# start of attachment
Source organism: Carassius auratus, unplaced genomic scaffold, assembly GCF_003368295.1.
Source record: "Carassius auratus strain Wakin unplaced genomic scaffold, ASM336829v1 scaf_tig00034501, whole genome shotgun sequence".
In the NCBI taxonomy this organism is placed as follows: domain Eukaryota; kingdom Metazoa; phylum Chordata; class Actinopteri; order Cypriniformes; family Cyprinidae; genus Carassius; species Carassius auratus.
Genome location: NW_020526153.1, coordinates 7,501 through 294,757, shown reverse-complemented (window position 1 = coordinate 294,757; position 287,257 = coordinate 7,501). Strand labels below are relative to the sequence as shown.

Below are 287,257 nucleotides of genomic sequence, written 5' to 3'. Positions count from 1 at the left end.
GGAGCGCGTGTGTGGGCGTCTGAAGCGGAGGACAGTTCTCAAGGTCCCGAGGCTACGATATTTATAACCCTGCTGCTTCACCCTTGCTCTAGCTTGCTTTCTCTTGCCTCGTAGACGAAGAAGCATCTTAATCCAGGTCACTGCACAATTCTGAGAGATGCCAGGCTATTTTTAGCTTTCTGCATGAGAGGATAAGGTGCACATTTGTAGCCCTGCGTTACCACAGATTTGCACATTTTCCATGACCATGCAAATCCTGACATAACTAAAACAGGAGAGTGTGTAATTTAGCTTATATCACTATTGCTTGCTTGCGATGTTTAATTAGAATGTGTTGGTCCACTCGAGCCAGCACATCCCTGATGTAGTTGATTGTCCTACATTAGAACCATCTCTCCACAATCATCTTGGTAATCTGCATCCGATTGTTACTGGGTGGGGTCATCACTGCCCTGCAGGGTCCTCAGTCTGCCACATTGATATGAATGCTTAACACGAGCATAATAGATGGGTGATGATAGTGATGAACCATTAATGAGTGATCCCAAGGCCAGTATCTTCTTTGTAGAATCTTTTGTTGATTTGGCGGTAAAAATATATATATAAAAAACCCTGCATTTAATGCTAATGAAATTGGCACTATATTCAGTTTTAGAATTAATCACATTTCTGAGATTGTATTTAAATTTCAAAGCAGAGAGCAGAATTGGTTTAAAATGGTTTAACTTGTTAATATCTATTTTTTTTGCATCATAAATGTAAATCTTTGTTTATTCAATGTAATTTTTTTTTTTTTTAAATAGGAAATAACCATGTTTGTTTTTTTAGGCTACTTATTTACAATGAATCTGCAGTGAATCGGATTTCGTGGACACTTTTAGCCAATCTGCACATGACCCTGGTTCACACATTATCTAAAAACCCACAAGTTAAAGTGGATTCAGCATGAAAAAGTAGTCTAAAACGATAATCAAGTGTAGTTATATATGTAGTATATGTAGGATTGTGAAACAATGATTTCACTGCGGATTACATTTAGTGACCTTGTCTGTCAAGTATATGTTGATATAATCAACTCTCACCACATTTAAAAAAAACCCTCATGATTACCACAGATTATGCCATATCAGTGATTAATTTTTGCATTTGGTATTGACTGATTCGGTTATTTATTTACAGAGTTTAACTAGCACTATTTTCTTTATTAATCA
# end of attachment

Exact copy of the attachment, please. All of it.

Source organism: Carassius auratus, unplaced genomic scaffold, assembly GCF_003368295.1.
Source record: "Carassius auratus strain Wakin unplaced genomic scaffold, ASM336829v1 scaf_tig00034501, whole genome shotgun sequence".
In the NCBI taxonomy this organism is placed as follows: domain Eukaryota; kingdom Metazoa; phylum Chordata; class Actinopteri; order Cypriniformes; family Cyprinidae; genus Carassius; species Carassius auratus.
Genome location: NW_020526153.1, coordinates 7,501 through 294,757, shown reverse-complemented (window position 1 = coordinate 294,757; position 287,257 = coordinate 7,501). Strand labels below are relative to the sequence as shown.

Below are 287,257 nucleotides of genomic sequence, written 5' to 3'. Positions count from 1 at the left end.
GGAGCGCGTGTGTGGGCGTCTGAAGCGGAGGACAGTTCTCAAGGTCCCGAGGCTACGATATTTATAACCCTGCTGCTTCACCCTTGCTCTAGCTTGCTTTCTCTTGCCTCGTAGACGAAGAAGCATCTTAATCCAGGTCACTGCACAATTCTGAGAGATGCCAGGCTATTTTTAGCTTTCTGCATGAGAGGATAAGGTGCACATTTGTAGCCCTGCGTTACCACAGATTTGCACATTTTCCATGACCATGCAAATCCTGACATAACTAAAACAGGAGAGTGTGTAATTTAGCTTATATCACTATTGCTTGCTTGCGATGTTTAATTAGAATGTGTTGGTCCACTCGAGCCAGCACATCCCTGATGTAGTTGATTGTCCTACATTAGAACCATCTCTCCACAATCATCTTGGTAATCTGCATCCGATTGTTACTGGGTGGGGTCATCACTGCCCTGCAGGGTCCTCAGTCTGCCACATTGATATGAATGCTTAACACGAGCATAATAGATGGGTGATGATAGTGATGAACCATTAATGAGTGATCCCAAGGCCAGTATCTTCTTTGTAGAATCTTTTGTTGATTTGGCGGTAAAAATATATATATAAAAAACCCTGCATTTAATGCTAATGAAATTGGCACTATATTCAGTTTTAGAATTAATCACATTTCTGAGATTGTATTTAAATTTCAAAGCAGAGAGCAGAATTGGTTTAAAATGGTTTAACTTGTTAATATCTATTTTTTTTGCATCATAAATGTAAATCTTTGTTTATTCAATGTAATTTTTTTTTTTTTTAAATAGGAAATAACCATGTTTGTTTTTTTAGGCTACTTATTTACAATGAATCTGCAGTGAATCGGATTTCGTGGACACTTTTAGCCAATCTGCACATGACCCTGGTTCACACATTATCTAAAAACCCACAAGTTAAAGTGGATTCAGCATGAAAAAGTAGTCTAAAACGATAATCAAGTGTAGTTATATATGTAGTATATGTAGGATTGTGAAACAATGATTTCACTGCGGATTACATTTAGTGACCTTGTCTGTCAAGTATATGTTGATATAATCAACTCTCACCACATTTAAAAAAAACCCTCATGATTACCACAGATTATGCCATATCAGTGATTAATTTTTGCATTTGGTATTGACTGATTCGGTTATTTATTTACAGAGTTTAACTAGCACTATTTTCTTTATTAATCA